With a disease like Crohn’s, finding the problem can be difficult, and receiving a diagnosis can take longer than expected.
There are so many signs and symptoms and combinations of symptoms that are individual to each patient that finding a diagnosis is not as simple as a yes or no answer.
The first go-to for getting your diagnosis is to see a primary care physician. Your primary doctor will usually recommend a referral for a consultation with a gastroenterologist. After meeting with a GI, you’ll likely go through a colonoscopy, endoscopy, or both so that doctors can view your inflammation and take biopsies of what they see.
There’s no single specific test for Crohn’s, according to the Crohn’s & Colitis Foundation of America, and the inflammation that doctors are looking for could be happening at the wrong place or wrong time during testing or scopes.
Blood work is usually ordered, such as a CBC (complete blood count), to look for anemia and infections; liver or kidney panels can be ordered; and typically at least one stool sample is requested.
For some, a colonoscopy and blood tests will prove inflammation is happening, and a diagnosis with a treatment plan and prescription will be suggested. But for others, it can take months or years to get a diagnosis — even if you have symptoms systemic to Crohn’s. Doctors hate to go through years of testing, but a diagnosis is a serious matter, and every test confirms or rules out a problem, bringing you one step closer to finding the real issue.
If you do get a Crohn’s diagnosis, you’ll probably have your own individual issues that others may not relate to. Others are still trying to put a name to a problem that has ailed their bodies. It’s not something to look forward to, but a diagnosis means so much to someone when they have problems and aren’t getting answers.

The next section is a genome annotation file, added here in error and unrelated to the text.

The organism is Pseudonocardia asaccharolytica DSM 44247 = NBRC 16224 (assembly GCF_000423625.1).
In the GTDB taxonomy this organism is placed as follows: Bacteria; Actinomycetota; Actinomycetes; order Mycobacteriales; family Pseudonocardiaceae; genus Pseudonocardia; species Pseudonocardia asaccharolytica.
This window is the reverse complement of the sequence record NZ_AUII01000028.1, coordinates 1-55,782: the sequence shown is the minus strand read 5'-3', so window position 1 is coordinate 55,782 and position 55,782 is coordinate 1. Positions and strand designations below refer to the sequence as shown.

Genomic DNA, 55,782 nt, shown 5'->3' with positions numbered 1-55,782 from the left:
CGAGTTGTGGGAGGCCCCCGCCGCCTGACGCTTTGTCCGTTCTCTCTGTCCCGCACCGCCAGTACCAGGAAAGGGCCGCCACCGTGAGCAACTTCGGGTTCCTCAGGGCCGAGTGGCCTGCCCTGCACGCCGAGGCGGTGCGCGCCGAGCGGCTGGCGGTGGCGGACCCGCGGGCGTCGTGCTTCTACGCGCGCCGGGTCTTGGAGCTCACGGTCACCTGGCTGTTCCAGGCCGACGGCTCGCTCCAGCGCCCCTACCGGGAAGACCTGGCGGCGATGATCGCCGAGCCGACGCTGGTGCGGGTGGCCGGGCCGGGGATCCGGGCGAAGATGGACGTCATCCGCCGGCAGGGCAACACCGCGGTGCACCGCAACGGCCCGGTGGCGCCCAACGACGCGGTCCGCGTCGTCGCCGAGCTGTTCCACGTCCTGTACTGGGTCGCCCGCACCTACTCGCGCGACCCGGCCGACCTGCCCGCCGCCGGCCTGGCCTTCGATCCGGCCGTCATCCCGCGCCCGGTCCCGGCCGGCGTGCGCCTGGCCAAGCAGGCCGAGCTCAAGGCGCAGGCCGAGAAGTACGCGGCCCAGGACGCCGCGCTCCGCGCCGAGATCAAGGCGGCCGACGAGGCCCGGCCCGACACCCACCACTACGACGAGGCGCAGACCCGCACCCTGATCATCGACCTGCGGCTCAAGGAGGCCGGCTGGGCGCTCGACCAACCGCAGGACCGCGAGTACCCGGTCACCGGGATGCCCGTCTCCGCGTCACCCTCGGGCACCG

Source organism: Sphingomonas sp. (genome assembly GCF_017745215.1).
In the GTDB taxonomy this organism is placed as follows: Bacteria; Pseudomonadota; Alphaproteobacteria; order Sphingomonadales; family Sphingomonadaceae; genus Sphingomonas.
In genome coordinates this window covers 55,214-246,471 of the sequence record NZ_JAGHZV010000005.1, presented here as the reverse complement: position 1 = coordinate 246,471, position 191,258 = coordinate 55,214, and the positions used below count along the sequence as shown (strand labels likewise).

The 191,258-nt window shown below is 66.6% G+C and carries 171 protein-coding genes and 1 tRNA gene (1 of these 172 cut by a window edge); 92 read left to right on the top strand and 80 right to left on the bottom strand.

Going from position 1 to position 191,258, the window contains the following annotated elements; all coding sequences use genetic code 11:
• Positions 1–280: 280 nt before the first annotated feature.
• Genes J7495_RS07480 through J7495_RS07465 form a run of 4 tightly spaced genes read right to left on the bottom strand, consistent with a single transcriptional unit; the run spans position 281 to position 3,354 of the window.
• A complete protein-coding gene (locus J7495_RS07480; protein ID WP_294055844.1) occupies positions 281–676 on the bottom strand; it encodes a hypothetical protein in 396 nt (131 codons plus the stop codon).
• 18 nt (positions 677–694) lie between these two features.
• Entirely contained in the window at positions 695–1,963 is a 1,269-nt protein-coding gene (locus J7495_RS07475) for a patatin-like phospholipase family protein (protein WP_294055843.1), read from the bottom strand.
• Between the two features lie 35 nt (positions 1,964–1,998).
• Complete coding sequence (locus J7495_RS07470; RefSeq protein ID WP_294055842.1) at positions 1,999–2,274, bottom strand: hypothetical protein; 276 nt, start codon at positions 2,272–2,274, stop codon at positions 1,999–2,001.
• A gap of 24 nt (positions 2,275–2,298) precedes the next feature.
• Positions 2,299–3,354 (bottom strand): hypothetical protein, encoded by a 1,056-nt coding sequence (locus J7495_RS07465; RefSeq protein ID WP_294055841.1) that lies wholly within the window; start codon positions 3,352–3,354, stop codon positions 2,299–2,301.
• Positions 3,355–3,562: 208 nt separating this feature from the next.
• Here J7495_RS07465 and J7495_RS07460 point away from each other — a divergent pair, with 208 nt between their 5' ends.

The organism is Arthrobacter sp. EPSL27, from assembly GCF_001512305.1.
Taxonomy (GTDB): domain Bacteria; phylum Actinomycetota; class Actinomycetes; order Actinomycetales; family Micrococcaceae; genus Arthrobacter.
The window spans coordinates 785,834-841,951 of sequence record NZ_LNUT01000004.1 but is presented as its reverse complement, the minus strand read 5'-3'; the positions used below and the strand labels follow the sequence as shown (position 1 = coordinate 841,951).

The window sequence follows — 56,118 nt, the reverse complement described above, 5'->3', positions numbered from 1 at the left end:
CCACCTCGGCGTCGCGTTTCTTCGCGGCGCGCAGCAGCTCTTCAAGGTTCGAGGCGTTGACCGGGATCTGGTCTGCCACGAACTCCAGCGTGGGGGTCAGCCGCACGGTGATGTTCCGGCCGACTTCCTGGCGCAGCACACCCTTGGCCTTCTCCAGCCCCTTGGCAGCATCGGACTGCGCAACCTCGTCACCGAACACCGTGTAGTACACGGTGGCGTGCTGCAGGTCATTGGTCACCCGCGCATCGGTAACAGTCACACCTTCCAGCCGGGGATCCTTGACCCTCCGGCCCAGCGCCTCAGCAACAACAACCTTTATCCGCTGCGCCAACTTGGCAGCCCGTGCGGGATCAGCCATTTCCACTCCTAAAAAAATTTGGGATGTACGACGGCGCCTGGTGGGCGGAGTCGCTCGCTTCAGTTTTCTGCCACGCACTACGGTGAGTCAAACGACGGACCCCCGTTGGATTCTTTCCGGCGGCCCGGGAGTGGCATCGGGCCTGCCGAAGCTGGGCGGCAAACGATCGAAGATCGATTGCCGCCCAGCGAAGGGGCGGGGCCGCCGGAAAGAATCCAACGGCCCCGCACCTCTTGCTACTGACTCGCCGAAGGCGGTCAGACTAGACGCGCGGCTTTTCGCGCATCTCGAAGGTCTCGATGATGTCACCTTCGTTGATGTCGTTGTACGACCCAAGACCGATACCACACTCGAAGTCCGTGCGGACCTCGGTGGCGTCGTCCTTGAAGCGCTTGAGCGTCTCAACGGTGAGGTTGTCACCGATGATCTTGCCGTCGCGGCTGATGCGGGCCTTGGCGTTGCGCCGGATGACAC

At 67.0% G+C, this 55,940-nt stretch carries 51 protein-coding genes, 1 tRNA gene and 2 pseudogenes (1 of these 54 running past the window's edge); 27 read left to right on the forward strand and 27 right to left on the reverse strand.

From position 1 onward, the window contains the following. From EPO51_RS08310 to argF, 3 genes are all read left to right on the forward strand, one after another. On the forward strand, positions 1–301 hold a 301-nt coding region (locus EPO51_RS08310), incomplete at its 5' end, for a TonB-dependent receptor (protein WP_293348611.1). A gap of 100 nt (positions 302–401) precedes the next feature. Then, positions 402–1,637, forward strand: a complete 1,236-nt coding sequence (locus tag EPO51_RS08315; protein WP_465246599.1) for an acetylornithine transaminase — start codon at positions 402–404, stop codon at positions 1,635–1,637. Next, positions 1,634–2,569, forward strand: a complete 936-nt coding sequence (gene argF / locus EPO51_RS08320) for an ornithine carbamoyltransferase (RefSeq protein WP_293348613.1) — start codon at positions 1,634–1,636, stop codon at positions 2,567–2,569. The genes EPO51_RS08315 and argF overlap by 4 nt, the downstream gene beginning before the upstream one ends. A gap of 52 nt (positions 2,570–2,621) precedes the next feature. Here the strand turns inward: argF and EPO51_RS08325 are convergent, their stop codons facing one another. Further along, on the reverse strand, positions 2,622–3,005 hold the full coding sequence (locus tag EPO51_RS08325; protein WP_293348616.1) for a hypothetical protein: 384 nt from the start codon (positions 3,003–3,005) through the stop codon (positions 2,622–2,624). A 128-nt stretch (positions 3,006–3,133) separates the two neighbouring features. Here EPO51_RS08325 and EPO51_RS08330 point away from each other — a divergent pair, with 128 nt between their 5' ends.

A colonoscopy (coming up from the bottom) or an endoscopy (going down from the top) are both scope procedures in which a tube is inserted into the body through the anus or mouth to look around. These are done under general anesthesia to help avoid any discomfort or embarrassment, and sometimes fasting is required as well as a bowel prep solution to drink (lots of it).
Sometimes other forms of scoping are used, such as a capsule endoscopy when neither an endoscopy or colonoscopy spots sites of inflammation. In a capsule endoscopy, the patient swallows a large pill-sized camera and wears a receiver belt around the waist for the duration of the day. If all goes well, the belt is returned to the doctor’s office, the pill exits the body with normal waste, and your doctor reviews the images taken.
Some symptoms will be shared by many patients, while other patients will have symptoms that are unique to them. For example, I haven’t had a problem with fresh fruits or veggies to the extent that I can’t eat them. But others must avoid fruits and vegetables to avoid a flare-up or bowel obstruction. Some have persistent diarrhea, while others have constipation. Some have night sweats, while others can lose weight so quickly that it can be scary.
I was lucky in a sense that my diagnosis only took two years. But we’re still in the process of figuring out remission. During those years of determining a diagnosis, I underwent a number of colonoscopies, endoscopies, pill capsule endoscopies, CT scans and X-rays, doctor’s appointments and ER visits, and both of my bottom surgeries. (See “Early Signs and Symptoms of My Crohn’s Disease” and “Welcome to ‘It Could Be Worse.’”)
I cannot diagnose or provide treatment suggestions, but I would highly recommend that you see your doctor if you are having problems you think might be Crohn’s or colitis before these problems get worse.
Because It Could Be Worse.
Note:IBD News Today is strictly a news and information website about the disease. It does not provide medical advice, diagnosis, or treatment. This content is not intended to be a substitute for professional medical advice, diagnosis, or treatment. Always seek the advice of your physician or other qualified health providers with any questions you may have regarding a medical condition. Never disregard professional medical advice or delay in seeking it because of something you have read on this website. The opinions expressed in this column are not those ofIBD News Today or its parent company, BioNews Services, and are intended to spark discussion about issues pertaining to inflammatory bowel disease.